“The Perfect Lincoln”…is there really such a thing as “The Perfect _____”? What does that mean? Well, there are two good ways to measure a vehicle in judging whether or not it’s the perfect example. You can take the car itself, judge it based upon it’s condition, it’s overall lifetime use, it’s options, and any work that it might need. Or you could find one model that summarizes what the brand entails best among everything that was ever cranked out…or, put clearly, what is the one model you think of when you hear the brand name?
Saying that a 1972 Continental Mark IV is the perfect Lincoln is going to invite some discussion, for sure. The fans of the suicide-door Continentals will have something to say about this choice, as will fans of the Zephyr…no, not that mid-2000s rental car, the 1940s jaw-dropper. But there is rational thought for choosing the monster coupe: it appeared at Lincoln’s height, has some beautiful styling that wasn’t yet spoiled by battering ram bumpers, seated six in opulence, hadn’t been hit by smog equipment yet, and managed to look both upscale and muscular at the same time. It wasn’t fast, but it was powerful.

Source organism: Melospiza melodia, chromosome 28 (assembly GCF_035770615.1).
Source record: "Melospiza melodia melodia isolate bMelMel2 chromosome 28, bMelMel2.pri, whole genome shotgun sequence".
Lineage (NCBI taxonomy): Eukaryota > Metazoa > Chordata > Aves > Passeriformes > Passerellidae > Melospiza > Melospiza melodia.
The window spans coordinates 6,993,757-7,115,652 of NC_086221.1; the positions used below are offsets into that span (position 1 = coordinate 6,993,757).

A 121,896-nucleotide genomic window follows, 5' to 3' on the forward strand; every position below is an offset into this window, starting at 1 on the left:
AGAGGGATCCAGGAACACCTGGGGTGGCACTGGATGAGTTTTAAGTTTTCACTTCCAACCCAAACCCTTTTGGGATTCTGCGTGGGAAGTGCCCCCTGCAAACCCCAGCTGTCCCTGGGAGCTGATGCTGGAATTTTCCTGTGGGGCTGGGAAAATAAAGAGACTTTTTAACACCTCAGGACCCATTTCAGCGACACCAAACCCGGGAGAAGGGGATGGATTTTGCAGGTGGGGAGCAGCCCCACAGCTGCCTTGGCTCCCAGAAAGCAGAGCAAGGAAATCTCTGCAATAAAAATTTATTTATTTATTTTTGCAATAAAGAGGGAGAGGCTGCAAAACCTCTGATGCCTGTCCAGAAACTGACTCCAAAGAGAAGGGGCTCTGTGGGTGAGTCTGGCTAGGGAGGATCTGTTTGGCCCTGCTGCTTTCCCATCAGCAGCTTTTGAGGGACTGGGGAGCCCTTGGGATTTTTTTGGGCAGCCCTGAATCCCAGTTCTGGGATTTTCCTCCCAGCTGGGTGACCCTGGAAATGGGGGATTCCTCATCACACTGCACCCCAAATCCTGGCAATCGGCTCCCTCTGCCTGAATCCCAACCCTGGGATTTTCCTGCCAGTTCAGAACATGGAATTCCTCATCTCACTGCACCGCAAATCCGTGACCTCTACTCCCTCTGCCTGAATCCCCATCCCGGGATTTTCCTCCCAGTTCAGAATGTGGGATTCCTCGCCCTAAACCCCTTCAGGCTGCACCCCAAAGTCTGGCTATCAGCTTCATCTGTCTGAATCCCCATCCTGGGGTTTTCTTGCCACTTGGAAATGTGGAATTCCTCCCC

Sure, it was a tarted-up Thunderbird with a vestigial tail, and yes, it’ll take a considerable amount of work to make one of these fast, nevermind an out-and-out performer. But do you really want a car like this to step off with the urgency of a Boss 351? No. You want to sink into that leather sofa of a bench seat, turn on some tunes, and let that 460 soothe your nerves as you cruise down the highway. That was what Lincoln was about: style, comfort, and mature power. And this Mark IV has it all.